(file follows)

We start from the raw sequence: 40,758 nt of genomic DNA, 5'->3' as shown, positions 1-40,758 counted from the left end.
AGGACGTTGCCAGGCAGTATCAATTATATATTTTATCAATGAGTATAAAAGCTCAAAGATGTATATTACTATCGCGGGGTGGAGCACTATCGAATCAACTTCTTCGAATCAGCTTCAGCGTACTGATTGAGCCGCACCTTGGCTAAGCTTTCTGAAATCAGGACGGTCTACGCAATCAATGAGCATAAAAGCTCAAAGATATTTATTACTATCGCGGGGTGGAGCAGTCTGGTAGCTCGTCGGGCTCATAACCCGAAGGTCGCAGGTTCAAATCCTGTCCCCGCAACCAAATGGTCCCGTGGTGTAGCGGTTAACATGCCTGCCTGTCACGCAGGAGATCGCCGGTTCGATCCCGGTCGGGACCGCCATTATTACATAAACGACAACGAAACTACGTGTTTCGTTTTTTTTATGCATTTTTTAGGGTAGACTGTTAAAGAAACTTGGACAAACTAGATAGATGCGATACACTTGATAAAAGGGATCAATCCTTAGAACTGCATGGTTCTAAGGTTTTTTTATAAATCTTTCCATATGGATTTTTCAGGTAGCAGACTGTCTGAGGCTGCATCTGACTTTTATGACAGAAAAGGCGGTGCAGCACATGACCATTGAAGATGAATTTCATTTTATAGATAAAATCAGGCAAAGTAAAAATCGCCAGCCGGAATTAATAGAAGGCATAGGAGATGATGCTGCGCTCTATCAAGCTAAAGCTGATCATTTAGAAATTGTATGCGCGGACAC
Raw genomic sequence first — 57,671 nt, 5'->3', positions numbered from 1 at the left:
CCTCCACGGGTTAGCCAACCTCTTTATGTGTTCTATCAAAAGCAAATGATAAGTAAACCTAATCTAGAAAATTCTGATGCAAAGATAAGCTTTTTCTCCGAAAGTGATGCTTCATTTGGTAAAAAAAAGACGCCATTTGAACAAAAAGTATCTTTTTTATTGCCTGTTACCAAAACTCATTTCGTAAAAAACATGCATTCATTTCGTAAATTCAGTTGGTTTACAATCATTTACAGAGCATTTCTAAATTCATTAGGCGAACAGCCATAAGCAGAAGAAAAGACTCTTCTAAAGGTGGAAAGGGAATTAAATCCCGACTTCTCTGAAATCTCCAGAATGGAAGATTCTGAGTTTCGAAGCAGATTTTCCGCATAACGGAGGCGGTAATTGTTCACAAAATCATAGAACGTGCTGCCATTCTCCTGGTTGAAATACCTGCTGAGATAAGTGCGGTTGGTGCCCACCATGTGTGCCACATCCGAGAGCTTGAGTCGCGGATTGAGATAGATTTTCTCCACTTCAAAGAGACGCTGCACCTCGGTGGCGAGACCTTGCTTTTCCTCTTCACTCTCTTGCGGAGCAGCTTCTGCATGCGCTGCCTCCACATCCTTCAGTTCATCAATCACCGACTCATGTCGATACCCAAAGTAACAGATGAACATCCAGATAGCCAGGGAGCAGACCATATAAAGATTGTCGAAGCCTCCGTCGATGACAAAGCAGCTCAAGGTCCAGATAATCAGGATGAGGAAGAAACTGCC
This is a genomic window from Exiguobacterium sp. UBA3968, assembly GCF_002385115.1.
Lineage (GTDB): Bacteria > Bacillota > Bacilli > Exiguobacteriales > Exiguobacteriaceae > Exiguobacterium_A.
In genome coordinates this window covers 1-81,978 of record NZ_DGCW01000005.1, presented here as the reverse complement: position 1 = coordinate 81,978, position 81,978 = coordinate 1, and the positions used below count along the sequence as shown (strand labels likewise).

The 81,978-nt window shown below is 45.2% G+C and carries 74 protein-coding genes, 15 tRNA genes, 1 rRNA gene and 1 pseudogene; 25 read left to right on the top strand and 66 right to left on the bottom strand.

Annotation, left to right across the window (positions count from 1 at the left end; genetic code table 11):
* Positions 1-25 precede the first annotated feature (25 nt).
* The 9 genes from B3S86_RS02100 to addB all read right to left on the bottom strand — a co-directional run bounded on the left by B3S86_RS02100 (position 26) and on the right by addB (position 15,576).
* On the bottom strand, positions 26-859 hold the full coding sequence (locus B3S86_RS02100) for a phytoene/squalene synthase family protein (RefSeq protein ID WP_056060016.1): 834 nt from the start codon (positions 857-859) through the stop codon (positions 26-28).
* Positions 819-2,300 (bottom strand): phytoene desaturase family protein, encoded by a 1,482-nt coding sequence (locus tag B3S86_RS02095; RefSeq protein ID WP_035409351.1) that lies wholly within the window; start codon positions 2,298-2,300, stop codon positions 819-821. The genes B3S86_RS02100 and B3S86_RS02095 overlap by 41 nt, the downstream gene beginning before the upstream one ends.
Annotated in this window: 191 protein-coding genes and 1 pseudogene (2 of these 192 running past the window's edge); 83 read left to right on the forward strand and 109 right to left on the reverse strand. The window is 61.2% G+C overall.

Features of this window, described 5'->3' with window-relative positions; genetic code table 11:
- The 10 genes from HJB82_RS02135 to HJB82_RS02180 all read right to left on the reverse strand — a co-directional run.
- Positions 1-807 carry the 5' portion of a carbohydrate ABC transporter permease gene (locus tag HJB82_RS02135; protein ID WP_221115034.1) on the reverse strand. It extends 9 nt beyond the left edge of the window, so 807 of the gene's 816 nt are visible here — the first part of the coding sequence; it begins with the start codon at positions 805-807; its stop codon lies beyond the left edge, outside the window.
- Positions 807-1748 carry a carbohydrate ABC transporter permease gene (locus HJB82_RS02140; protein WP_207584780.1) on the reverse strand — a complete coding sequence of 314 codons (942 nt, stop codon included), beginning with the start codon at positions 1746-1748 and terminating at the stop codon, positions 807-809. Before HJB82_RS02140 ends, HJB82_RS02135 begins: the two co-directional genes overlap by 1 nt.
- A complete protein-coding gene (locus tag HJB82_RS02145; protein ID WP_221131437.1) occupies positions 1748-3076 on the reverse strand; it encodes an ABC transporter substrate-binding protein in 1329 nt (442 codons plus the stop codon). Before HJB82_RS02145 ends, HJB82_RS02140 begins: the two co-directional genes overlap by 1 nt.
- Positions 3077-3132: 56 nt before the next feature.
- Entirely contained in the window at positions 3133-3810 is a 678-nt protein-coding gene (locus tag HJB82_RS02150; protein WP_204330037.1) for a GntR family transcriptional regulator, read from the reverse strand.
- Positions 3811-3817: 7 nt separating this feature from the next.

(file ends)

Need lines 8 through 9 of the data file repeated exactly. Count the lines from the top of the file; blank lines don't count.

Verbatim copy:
The 81,978-nt window shown below is 45.2% G+C and carries 74 protein-coding genes, 15 tRNA genes, 1 rRNA gene and 1 pseudogene; 25 read left to right on the top strand and 66 right to left on the bottom strand.

Annotation, left to right across the window (positions count from 1 at the left end; genetic code table 11):